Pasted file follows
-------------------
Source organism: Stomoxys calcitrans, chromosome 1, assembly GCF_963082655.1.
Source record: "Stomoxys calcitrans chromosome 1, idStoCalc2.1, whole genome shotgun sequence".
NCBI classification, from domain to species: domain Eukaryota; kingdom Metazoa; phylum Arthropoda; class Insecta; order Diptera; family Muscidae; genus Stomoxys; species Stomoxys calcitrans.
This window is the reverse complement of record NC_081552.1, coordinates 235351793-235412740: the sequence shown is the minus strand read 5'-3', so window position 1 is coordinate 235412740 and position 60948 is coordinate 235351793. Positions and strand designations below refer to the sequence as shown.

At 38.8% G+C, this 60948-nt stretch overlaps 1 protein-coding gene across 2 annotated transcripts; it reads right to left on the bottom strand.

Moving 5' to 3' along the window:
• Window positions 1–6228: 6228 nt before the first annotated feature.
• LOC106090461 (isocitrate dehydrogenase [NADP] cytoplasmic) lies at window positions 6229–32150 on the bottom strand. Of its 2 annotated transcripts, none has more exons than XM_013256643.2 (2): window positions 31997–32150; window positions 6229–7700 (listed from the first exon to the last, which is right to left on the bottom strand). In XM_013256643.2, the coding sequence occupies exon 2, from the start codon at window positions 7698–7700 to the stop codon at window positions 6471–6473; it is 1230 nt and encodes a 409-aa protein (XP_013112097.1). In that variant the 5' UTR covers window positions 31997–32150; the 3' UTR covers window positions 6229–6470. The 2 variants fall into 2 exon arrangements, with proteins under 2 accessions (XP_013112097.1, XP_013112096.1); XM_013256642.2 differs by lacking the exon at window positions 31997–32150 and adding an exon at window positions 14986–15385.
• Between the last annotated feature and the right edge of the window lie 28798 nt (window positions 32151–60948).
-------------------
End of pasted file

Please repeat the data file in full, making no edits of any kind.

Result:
Source organism: Stomoxys calcitrans, chromosome 1, assembly GCF_963082655.1.
Source record: "Stomoxys calcitrans chromosome 1, idStoCalc2.1, whole genome shotgun sequence".
NCBI classification, from domain to species: domain Eukaryota; kingdom Metazoa; phylum Arthropoda; class Insecta; order Diptera; family Muscidae; genus Stomoxys; species Stomoxys calcitrans.
This window is the reverse complement of record NC_081552.1, coordinates 235351793-235412740: the sequence shown is the minus strand read 5'-3', so window position 1 is coordinate 235412740 and position 60948 is coordinate 235351793. Positions and strand designations below refer to the sequence as shown.

At 38.8% G+C, this 60948-nt stretch overlaps 1 protein-coding gene across 2 annotated transcripts; it reads right to left on the bottom strand.

Moving 5' to 3' along the window:
• Window positions 1–6228: 6228 nt before the first annotated feature.
• LOC106090461 (isocitrate dehydrogenase [NADP] cytoplasmic) lies at window positions 6229–32150 on the bottom strand. Of its 2 annotated transcripts, none has more exons than XM_013256643.2 (2): window positions 31997–32150; window positions 6229–7700 (listed from the first exon to the last, which is right to left on the bottom strand). In XM_013256643.2, the coding sequence occupies exon 2, from the start codon at window positions 7698–7700 to the stop codon at window positions 6471–6473; it is 1230 nt and encodes a 409-aa protein (XP_013112097.1). In that variant the 5' UTR covers window positions 31997–32150; the 3' UTR covers window positions 6229–6470. The 2 variants fall into 2 exon arrangements, with proteins under 2 accessions (XP_013112097.1, XP_013112096.1); XM_013256642.2 differs by lacking the exon at window positions 31997–32150 and adding an exon at window positions 14986–15385.
• Between the last annotated feature and the right edge of the window lie 28798 nt (window positions 32151–60948).